The NEA originated this program in 1982 to pay tribute to those artists who have enhanced this American art form with originality, spirit and the desire to educate. This year's honorees are no exception.
Sheila Jordan (pictured above), born in Detroit, Michigan and raised by her grandparents in Pennsylvania, became exposed to jazz when she returned to the Motor City during the early years of World War II. She met numerous jazz musicians and, by the end of the decade, was singing in a vocal trio. Moving to New York City in 1952, it was 10 years before she made her recording debut on composer/arranger George Russell's "The Outer View." Within in few months, she released her first Lp under her own name on the Blue Note label, "Portrait of Sheila." Over the next decade-and-a-half, she spent much of her time raising her daughter yet found time to perform in clubs and churches as well as working with trombonist Roswell Rudd. In the late 1970s, she began working, recording and touring with pianist Steve Kuhn - their 2 recordings for ECM helped to bring Ms. Jordan to a wider audience. She also displayed an affinity for performing in duos with bassists. She's recorded with Arild Andersen, Steve Swallow, Cameron Brown (a collaboration that continues to the present day) and Harvie S. Later this month, HighNote Records will issue "Yesterdays", a recording of a 1990 concert with Harvie S. Sheila Jordan still tours and teaches workshops around the world. Find out more by going to www.sheilajordanjazz.com/.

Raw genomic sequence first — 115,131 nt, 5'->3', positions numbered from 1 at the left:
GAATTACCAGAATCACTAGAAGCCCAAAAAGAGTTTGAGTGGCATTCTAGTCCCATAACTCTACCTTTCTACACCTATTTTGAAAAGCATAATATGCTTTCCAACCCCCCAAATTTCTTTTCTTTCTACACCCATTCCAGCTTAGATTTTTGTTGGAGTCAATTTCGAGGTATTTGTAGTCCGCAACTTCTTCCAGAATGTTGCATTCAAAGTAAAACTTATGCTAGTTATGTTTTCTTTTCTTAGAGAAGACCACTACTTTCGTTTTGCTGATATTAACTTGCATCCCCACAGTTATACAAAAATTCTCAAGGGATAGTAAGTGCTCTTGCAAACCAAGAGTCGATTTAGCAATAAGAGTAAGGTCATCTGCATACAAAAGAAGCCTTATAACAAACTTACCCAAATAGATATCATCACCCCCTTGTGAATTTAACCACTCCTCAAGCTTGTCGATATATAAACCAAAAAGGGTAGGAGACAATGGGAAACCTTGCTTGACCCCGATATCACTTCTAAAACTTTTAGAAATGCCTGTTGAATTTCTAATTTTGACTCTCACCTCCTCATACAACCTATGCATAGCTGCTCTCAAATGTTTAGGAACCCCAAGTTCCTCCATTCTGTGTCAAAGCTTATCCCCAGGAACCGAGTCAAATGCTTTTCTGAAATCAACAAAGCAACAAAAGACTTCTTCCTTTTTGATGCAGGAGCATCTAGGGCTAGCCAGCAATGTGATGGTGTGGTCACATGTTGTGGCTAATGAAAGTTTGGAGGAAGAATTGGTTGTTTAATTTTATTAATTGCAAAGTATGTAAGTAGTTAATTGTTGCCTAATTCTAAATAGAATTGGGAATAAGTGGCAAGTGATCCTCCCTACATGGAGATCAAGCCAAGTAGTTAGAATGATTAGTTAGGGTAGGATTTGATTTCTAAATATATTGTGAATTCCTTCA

www.jackdejohnette.com. For an excellent interview, go to thejazzsession.com/2012/01/09/the-jazz-session-336-jack-dejohnette/ and listen to his chat with Jason Crane.
If you want more information about the NEA, its Jazz Initiatives and the Jazz Masters Program, go to arts.gov/national/jazz/index.html.